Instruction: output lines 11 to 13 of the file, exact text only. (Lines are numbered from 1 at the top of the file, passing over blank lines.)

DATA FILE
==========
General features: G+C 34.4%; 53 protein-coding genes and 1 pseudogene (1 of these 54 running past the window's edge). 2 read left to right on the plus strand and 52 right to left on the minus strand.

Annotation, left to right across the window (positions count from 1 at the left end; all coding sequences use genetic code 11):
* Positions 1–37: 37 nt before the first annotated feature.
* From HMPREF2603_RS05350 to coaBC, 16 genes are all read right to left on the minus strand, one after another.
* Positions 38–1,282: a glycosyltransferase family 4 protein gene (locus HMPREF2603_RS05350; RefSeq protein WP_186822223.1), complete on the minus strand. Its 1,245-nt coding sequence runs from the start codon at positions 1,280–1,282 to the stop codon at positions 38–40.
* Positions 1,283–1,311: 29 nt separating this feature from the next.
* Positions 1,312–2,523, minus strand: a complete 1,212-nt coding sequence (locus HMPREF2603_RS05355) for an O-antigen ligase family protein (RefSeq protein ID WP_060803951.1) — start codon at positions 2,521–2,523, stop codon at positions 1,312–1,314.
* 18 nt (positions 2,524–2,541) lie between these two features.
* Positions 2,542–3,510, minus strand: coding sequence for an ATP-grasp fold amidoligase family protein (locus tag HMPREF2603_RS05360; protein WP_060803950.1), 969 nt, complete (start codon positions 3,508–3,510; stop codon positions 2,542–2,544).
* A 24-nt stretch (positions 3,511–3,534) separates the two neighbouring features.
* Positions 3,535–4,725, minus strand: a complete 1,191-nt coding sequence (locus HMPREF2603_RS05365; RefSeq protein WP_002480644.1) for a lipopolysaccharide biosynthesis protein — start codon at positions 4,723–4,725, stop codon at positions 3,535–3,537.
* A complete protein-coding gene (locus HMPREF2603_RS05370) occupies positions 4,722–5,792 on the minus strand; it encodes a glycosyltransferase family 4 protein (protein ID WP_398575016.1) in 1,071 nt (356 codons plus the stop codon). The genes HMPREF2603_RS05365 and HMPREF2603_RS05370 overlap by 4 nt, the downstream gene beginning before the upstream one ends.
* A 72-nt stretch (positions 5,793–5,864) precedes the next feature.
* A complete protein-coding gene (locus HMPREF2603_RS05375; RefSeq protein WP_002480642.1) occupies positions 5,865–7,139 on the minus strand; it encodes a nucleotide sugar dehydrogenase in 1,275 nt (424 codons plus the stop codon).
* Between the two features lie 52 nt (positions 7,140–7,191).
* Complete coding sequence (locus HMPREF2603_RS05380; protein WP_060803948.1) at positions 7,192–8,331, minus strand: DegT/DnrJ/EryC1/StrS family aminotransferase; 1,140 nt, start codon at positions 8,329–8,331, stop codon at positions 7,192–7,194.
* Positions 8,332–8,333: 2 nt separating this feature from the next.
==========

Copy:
* Positions 3,535–4,725, minus strand: a complete 1,191-nt coding sequence (locus HMPREF2603_RS05365; RefSeq protein WP_002480644.1) for a lipopolysaccharide biosynthesis protein — start codon at positions 4,723–4,725, stop codon at positions 3,535–3,537.
* A complete protein-coding gene (locus HMPREF2603_RS05370) occupies positions 4,722–5,792 on the minus strand; it encodes a glycosyltransferase family 4 protein (protein ID WP_398575016.1) in 1,071 nt (356 codons plus the stop codon). The genes HMPREF2603_RS05365 and HMPREF2603_RS05370 overlap by 4 nt, the downstream gene beginning before the upstream one ends.
* A 72-nt stretch (positions 5,793–5,864) precedes the next feature.